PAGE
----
Jonathan Miller, Director of Libraries, March 13, 2019
Towards the end of this article I describe some of the steps the Williams Libraries are taking in our own relationship with Elsevier and why you might want to keep track of developments, but first some background.
Many of you are already aware that the University of California System recently ended their negotiations with Elsevier, the commercial scholarly journal publisher. Reasonable summaries of the news have been published by Inside Higher Education and commentaries in the Chronicle of Higher Education, and UC has also released a press release, and more details for UC faculty, researchers, and students. Of course Twitter is, well, atwitter over the news (#elsevier #UC #openaccess) and you will find many interesting perspectives there, including links to other published reactions to this news.
Basically, UC ended negotiations to renew their license to the Elsevier ScienceDirect service and all the attendant access to the scholarly journals published by Elsevier. Importantly for UC they were trying to negotiate with Elsevier what is known as a RAP (Read and Publish) agreement, under which all articles written by UC faculty and researchers would be immediately open access (available at no direct cost to readers) and all Article Publishing Charges (APCs) would be included in the licensing fee, and thus at no cost to the UC authors either. UC is the first big academic library system to walk away from this kind of negotiation in the United States. However, in Europe, the German Projekt DEAL after temporarily suspending negotiations in 2018 has so far failed to reach such an agreement with Elsevier after signing such deals with both Wiley and Springer.
Why should we at Williams be concerned with what happens in a large, public, statewide, research-intensive consortium a continent away? Williams also has a license agreement with Elsevier for access to ScienceDirect. Our license to access ScienceDirect is the largest single recurring collection expense of the Williams Libraries. It costs Williams Libraries approximately half a million dollars per year. We reached our agreement, as part of a group negotiation that included Boston College, Brandeis, Tufts, and Wellesley, to license what is colloquially called the Unified Title List (UTL) version of ScienceDirect. UC licensed the Freedom Collection from Elsevier, which includes all Elsevier content; the UTL version includes all the content to which any of the group members had previously subscribed, so we have access to less content than UC. Our existing three year agreement concludes in December 2019 and the group is now entering negotiations with Elsevier to renew or revise that agreement. Each individual institution has to decide whether they participate in these negotiations or not.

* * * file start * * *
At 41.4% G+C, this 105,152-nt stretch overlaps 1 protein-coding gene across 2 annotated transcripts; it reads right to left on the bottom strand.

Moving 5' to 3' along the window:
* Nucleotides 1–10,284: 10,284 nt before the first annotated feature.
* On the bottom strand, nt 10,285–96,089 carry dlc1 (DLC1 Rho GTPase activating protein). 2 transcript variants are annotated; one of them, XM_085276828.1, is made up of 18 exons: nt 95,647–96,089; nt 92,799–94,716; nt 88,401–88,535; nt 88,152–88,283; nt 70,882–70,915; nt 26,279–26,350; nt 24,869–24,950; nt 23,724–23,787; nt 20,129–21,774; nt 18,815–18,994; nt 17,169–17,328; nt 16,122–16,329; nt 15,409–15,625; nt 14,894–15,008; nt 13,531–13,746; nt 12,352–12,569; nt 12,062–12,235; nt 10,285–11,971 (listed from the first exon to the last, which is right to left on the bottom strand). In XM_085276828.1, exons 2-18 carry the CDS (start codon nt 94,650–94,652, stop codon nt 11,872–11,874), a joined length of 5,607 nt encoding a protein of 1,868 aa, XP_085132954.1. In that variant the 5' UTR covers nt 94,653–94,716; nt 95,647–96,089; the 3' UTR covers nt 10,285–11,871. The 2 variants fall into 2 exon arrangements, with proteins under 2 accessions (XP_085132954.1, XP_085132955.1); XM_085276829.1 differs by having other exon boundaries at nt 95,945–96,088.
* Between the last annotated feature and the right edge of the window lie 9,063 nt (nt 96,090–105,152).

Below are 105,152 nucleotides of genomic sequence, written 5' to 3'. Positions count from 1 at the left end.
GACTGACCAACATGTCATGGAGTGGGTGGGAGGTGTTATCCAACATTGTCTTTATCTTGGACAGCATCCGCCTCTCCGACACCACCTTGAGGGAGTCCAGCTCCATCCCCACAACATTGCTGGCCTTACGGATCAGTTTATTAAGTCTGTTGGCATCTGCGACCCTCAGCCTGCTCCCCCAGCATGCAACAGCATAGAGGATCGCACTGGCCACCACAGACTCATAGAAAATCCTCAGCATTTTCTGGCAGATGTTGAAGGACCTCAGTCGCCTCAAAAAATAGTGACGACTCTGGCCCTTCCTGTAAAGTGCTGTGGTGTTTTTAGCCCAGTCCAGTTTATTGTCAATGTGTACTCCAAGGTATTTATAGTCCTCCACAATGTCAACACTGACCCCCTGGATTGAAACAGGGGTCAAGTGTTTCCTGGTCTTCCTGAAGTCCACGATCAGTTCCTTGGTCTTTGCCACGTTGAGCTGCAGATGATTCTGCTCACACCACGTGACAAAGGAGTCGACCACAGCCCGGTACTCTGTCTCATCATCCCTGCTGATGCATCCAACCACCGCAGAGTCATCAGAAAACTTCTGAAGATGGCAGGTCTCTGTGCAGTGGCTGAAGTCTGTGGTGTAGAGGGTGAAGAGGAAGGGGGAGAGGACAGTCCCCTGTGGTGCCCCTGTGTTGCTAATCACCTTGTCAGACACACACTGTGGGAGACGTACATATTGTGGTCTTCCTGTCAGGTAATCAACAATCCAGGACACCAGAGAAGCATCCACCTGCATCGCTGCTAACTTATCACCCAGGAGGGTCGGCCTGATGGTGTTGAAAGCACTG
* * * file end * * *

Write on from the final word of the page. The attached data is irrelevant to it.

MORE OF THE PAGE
Williams Libraries is participating in these negotiations in good faith. Many of the journals published by Elsevier are important to a wide variety of faculty, staff, and students at Williams. Content from the ScienceDirect resource as a whole is heavily used by the Williams community. But it is not clear at this time whether the group negotiations will even reach a successful conclusion, or whether the deal that is finally negotiated will be in the best interests of the Williams community. Therefore Williams Libraries has established what we are calling the ‘Plan B Task force.’ This group, consisting of relevant librarians from across our libraries, is chaired by Helena Warburg, the Head of the Schow Science Library. The task force is charged with “proposing at least (but not necessarily only) one alternative to our existing contract for access to ScienceDirect” by August of 2019, so that we will be able to evaluate the final results of the negotiations in comparison with other alternatives, or have alternatives in place should the negotiations collapse.
At this early stage it is not clear how this UC news will impact our negotiations. Some knowledgeable commentators have predicted that this reduces the long term value of the Elsevier content and thus increases existing customers’ bargaining power; others think that Elsevier will seek to recoup lost revenue from those remaining customers. It is unlikely that our negotiating partners will seek a RAP agreement with Elsevier. Our group is less research-intensive than the UC system and generally more conservative when it comes to issues of open access. Williams Libraries will continue to participate actively in our negotiations with Elsevier, but we will also prepare alternatives. We continue to work with the Provost and the Library Committee to be reliable stewards of the funds entrusted to us and to ensure that we manage a sustainable budget that supports the research, teaching, and learning needs of the Williams community. As part of this strategy we continue to actively participate in a changing system of scholarly communication and to participate in, and where appropriate lead, efforts that lead to more open access to the scholarly record. I encourage all faculty to pay attention to developments in scholarly communication and open access, in general and in their own disciplines. Your liaison librarian or I would be delighted to discuss any of these issues individually or with your department. How scholarship is published, how the products of research are read by others, who has access to this research, how it is preserved, and who pays the costs, are all continuing to change. This news from UC is by no means the end of the story.